Adding string interpolation for custom types

We can use string interpolation for our own types:

struct Person {
    var type: String
    var action: String
extension String.StringInterpolation {
    mutating func appendInterpolation(_ person: Person) {
        appendLiteral("I'm a \(person.type) and I'm gonna \(person.action).")
let hater = Person(type: "hater", action: "hate")
print("Status check: \(hater)")

String interpolation is useful because we do not touch on debugging information about an object. If we look at it in the debugger or display it, then we will see untouched data:


We can combine a custom type with several parameters:

extension String.StringInterpolation {
    mutating func appendInterpolation(_ person: Person, count: Int) {
        let action = String(repeating: "\(person.action) ", count: count)
        appendLiteral("\n\(person.type.capitalized)s gonna \(action)")
let player = Person(type: "player", action: "play")
let heartBreaker = Person(type: "heart-breaker", action: "break")
let faker = Person(type: "faker", action: "fake")
print("Let's sing: \(player, count: 5) \(hater, count: 5) \(heartBreaker, count: 5) \(faker, count: 5)")

Of course, you can use all the features of Swift to create your own formatting. For example, we can write an implementation that accepts any Encodable and prints it in JSON:

mutating func appendInterpolation(debug value: T) {
    let encoder = JSONEncoder()
    encoder.outputFormatting = .prettyPrinted
    if let result = try? encoder.encode(value) {
        let str = String(decoding: result, as: UTF8.self)

If we make Person compliant with the Encodable protocol , then we can do this:

print("Here's some data: \(debug: faker)")

You can use features like a variable number of parameters, go even mark your implementation of interpolation as throwing . For example, our JSON formatting system does not respond in the event of an encoding error, but we can fix this to analyze the error in the future:

mutating func appendInterpolation(debug value: T) throws {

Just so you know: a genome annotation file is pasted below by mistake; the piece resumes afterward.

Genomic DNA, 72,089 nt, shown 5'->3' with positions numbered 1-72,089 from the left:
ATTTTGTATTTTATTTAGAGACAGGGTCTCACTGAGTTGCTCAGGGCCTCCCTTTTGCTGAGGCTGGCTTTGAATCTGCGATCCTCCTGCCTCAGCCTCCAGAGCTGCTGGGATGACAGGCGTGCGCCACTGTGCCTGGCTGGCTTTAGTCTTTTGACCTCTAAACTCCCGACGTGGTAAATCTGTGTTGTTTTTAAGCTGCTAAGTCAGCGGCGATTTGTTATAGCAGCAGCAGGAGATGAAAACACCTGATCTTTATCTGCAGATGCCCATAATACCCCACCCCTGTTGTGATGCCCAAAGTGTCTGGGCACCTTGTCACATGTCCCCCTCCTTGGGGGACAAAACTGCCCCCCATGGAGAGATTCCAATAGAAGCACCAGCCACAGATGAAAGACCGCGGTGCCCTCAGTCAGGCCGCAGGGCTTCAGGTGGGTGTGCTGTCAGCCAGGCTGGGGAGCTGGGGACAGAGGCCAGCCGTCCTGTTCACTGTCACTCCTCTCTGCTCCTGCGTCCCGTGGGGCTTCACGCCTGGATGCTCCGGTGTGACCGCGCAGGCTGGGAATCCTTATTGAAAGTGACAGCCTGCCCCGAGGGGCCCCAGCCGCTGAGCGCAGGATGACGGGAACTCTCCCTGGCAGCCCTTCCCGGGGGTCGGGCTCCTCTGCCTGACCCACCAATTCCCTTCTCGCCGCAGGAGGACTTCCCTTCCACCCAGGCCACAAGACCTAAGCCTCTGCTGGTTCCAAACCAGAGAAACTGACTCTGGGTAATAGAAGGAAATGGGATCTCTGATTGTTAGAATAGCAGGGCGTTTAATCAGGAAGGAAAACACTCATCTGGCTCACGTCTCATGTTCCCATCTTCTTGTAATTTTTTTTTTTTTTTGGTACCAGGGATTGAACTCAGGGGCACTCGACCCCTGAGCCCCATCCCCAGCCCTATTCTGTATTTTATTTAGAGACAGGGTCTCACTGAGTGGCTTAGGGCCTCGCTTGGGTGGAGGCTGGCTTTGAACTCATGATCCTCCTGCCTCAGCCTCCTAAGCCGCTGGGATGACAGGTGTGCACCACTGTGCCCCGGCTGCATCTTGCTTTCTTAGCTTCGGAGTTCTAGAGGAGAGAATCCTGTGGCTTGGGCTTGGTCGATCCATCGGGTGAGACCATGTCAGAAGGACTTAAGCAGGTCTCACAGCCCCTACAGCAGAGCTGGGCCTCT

let encoder = JSONEncoder()
    encoder.outputFormatting = .prettyPrinted
    let result = try encoder.encode(value)
    let str = String(decoding: result, as: UTF8.self)
print(try "Status check: \(debug: hater)")

All that we have looked at so far are just modifications to the string interpolation methods.

Creating Custom Types Using Interpolation

As you saw, it was a question of how to format the data in your application in a really convenient way, but we can also create our own types using string interpolation.

To demonstrate this, we will create a new type that is initialized from string using string interpolation.

struct ColoredString: ExpressibleByStringInterpolation {
    // это вложенная структура - черновик для хранения атрибутов-строк из нескольких интерполяций 
    struct StringInterpolation: StringInterpolationProtocol {
        // здесь храним атрибут-строку по мере создания
        var output = NSMutableAttributedString()
        // несколько атрибутов по умолчанию 
        var baseAttributes: [NSAttributedString.Key: Any] = [.font: UIFont(name: "Georgia-Italic", size: 64) ?? .systemFont(ofSize: 64), .foregroundColor:]
        // этот инициалайзер необходим, также может быть использован в оптимизации производительности
        init(literalCapacity: Int, interpolationCount: Int) { }
        // вызывается, когда нам необходимо добавить текст
        mutating func appendLiteral(_ literal: String) {
            // выводится на печать, так что можно видеть процесс выполнения
            print("Appending \(literal)")
            // получаем базовое оформление
            let attributedString = NSAttributedString(string: literal, attributes: baseAttributes)
            // добавляем к черновой строке
        // вызывается, когда нам нужно добавить цветное сообщение к нашей строке
        mutating func appendInterpolation(message: String, color: UIColor) {
            // снова выводим на печать
            print("Appending \(message)")
            // берем копию базового атрибута и применяем цвет
            var coloredAttributes = baseAttributes
            coloredAttributes[.foregroundColor] = color
            // заворачиваем в новый атрибут-строку и добавляем в черновик
            let attributedString = NSAttributedString(string: message, attributes: coloredAttributes)
    // окончательная строка с атрибутами, когда все интерполции выполнены
    let value: NSAttributedString
    // создаем экземпляр из строки литералов
    init(stringLiteral value: String) {
        self.value = NSAttributedString(string: value)
    // создаем экземпляр из интреполяции
    init(stringInterpolation: StringInterpolation) {
        self.value = stringInterpolation.output
let str: ColoredString = "\(message: "Red", color: .red), \(message: "White", color: .white), \(message: "Blue", color: .blue)"

In fact, there is one syntactic sugar under the hood. We could write the final part manually:

var interpolation = ColoredString.StringInterpolation(literalCapacity: 10, interpolationCount: 1)
interpolation.appendInterpolation(message: "Hello", color: .red)
let valentine = ColoredString(stringInterpolation: interpolation)


As you saw, custom string interpolation allows us to place formatting in one place, so that method calls become simpler and clearer. It also provides us with great flexibility to create the required types as naturally as possible.

Remember that this is only one of the possibilities - and not the only one. This means that sometimes we use interpolation, sometimes functions or something else. Like much in development, you always need to choose the best way to solve the problem.